6. On 7th September 2018, Ms Moller shared a petition on Facebook which included an image of the philosopher Noam Chomsky accompanied by a quotation attributed to him stating: “One must admire the incredible skills the media have in manipulating the population. They’ve managed to convince many that the most passionate anti-racist campaigner of the last 40 years, Jeremy Corbyn, is actually pro-racist and anti-semitic [sic].” The petition, which was entitled “Jeremy Corbyn is neither Antisemitic or Racist, he must remain Labour Leader”, further stated: [a] “Recent attacks on the Labour leader have been made by persons solely engaged in political maneuvering to damage the Labour Party as a whole, in the endeavor [sic] to ensure a continuance of Right Wing politics in the UK.” Ms Moller commented: [b] “…I’m not into Labour but hate bullying especially to kill off principle, freedom to criticise and the only person standing up to Israel who can make a difference.”


Campaign Against Antisemitism’s analysis is that Ms Moller’s actions and statements amount to breaches of the International Definition of Antisemitism and qualify as antisemitic discourse according to our methodology.

By stating that the situation in Palestine reminds her of “Hitler’s extermination of the Jews” [3], Ms Moller was “drawing comparisons of contemporary Israeli policy to that of the Nazis.”

By suggesting that it is incumbent on Jews in all countries to call for international companies to withdraw investment from Israel [1a], she was “holding Jews collectively responsible for actions of the State of Israel.”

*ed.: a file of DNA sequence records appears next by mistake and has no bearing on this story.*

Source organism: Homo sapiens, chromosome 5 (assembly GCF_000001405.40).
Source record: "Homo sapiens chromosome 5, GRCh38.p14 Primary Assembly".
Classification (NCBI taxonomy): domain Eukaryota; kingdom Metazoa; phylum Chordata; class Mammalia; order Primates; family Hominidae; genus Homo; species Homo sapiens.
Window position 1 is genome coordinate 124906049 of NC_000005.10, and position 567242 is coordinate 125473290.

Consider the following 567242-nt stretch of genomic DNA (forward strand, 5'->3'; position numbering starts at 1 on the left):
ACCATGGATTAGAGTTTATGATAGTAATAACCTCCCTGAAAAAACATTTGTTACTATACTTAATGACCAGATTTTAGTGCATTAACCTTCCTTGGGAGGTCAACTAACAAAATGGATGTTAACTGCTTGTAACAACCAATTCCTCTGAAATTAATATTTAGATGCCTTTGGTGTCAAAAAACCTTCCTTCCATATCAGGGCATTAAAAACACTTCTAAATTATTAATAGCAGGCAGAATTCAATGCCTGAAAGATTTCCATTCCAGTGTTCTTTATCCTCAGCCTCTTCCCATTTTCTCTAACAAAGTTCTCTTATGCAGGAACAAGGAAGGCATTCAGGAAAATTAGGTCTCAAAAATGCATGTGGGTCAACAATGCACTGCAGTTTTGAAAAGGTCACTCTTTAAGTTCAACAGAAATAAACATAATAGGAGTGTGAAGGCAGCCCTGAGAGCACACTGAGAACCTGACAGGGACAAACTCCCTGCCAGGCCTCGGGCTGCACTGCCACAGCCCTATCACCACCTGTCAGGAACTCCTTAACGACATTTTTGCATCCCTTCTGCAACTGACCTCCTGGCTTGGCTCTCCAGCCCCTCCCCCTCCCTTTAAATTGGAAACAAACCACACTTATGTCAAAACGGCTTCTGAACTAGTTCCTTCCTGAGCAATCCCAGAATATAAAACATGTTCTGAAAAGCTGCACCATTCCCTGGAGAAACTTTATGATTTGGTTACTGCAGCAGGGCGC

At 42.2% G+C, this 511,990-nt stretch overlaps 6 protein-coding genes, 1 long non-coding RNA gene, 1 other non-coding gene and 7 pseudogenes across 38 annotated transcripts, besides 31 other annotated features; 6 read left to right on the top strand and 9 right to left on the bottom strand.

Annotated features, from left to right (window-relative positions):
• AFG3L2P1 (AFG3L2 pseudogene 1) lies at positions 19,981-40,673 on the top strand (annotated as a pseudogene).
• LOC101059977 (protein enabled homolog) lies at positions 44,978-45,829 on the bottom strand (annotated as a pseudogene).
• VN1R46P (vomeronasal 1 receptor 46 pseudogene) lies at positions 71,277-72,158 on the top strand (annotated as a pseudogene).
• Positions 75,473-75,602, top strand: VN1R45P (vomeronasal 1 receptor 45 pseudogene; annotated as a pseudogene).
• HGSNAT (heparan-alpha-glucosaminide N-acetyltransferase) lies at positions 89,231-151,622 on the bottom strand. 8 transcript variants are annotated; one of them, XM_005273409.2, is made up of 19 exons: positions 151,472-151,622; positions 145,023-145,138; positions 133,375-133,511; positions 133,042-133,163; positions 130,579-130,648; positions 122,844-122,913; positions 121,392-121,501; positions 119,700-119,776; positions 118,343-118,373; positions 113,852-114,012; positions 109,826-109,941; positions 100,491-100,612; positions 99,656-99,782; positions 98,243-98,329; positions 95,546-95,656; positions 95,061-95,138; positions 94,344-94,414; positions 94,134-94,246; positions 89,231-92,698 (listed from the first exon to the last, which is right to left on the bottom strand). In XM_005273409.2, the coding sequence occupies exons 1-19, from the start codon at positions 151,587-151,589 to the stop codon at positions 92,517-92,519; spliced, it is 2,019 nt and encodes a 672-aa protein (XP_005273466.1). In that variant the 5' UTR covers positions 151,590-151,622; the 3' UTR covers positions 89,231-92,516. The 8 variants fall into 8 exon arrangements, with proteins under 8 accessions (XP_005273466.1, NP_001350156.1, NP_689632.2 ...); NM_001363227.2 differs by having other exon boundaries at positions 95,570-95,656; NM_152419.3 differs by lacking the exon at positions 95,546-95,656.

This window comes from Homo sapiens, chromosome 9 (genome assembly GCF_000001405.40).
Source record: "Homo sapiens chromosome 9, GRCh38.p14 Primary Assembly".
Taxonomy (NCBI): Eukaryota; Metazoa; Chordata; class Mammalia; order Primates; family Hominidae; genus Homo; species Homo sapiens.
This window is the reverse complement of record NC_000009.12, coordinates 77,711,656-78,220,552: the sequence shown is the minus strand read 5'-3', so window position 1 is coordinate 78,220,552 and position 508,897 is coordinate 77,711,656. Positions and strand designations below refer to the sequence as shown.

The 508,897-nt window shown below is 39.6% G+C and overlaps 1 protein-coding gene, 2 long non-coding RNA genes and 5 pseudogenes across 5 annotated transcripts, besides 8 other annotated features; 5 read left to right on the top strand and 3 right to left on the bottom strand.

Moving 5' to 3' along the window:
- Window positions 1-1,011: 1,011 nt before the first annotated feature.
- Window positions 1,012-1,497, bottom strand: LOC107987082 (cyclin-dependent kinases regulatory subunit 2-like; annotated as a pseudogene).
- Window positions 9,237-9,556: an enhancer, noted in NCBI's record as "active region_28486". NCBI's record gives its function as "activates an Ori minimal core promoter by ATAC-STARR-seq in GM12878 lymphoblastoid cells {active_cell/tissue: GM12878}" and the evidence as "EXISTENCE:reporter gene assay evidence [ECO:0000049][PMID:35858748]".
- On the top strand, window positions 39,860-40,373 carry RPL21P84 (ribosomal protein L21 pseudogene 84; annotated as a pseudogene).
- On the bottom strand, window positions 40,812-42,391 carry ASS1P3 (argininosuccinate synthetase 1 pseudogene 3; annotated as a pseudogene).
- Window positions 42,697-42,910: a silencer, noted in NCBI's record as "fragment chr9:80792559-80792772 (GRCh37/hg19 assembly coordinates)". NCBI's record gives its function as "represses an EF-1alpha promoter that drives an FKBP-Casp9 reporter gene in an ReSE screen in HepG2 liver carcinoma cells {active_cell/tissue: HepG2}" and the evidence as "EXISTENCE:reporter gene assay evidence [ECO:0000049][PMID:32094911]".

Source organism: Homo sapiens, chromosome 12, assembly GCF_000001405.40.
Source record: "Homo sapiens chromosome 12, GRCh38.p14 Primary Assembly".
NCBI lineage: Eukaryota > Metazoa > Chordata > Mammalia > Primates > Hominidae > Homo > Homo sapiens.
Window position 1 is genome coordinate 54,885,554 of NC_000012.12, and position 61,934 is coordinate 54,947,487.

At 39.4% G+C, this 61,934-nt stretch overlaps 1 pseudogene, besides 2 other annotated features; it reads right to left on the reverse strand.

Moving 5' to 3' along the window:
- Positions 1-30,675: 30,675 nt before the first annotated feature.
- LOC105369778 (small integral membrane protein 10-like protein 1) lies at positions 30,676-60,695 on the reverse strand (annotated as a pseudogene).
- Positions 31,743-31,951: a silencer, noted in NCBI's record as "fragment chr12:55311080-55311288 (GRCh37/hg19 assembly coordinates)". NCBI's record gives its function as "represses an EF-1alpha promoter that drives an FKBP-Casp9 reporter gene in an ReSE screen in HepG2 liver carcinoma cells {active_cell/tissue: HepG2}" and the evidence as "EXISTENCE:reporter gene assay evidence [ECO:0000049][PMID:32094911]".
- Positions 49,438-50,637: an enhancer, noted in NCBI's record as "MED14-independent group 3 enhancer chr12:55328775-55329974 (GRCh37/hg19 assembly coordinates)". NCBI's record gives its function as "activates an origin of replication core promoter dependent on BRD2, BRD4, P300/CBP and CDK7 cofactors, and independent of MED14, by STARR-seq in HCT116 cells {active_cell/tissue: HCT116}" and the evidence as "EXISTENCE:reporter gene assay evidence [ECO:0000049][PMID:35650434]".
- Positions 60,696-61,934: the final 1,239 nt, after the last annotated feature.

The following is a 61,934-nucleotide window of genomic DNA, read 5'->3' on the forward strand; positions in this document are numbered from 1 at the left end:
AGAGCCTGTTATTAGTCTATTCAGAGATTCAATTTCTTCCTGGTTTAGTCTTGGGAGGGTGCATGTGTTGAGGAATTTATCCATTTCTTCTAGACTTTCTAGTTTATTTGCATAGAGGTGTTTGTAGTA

Zionism is an expression of national self-determination for Jews, and since the establishment of the State of Israel, of support for the maintenance of that state. However, the allegation that Zionism is an inherently far-right and racist ideology was promulgated by the Soviet Union in the post-war era until 1989, as part of a deliberate and explicitly antisemitic campaign to persecute Jewish citizens who wished to practise their religion and/or leave the Soviet Union — especially to emigrate to Israel — as well as to demonise and undermine Israel on the foreign stage for global strategic gain. A singular purpose of this propaganda was to drive a false distinction between “Jews” and “Zionists”, in which the latter is the enemy of the former, and the embodiment of many older antisemitic tropes. By sharing an article which promoted the view that “Zionism [is] the real enemy of the Jews” [2a]; which asserted that Zionism was the only cause of contemporary antisemitism [2c]; and whose author stated that he was only prevented from becoming “anti-Jew” through acquaintance with Jews whose own loathing of Zionism and Israel he considered acceptable — who had not, in his opinion, been “brainwashed” [2d], she was disseminating material which was demonising Zionism, and as such was “denying the Jewish people their right to self-determination…”

By suggesting that Jews are in a “moral void”, only to be redeemed by speaking out against “the greatest horror of our time” [1a]; and by sharing an article which referred repeatedly to the “Zionist lobby” (thereby deploying a trope regarding the hidden power of diaspora Jews or Israel which originated in the antisemitic propaganda of 1970s Soviet Russia) and claimed that Israel controlled US politics via American Jews [2b], she was “making mendacious, dehumanising, demonising, or stereotypical allegations about Jews as such or the power of Jews as collective — such as, especially but not exclusively, the myth about a world Jewish conspiracy or of Jews controlling the media, economy, government or other societal institutions.”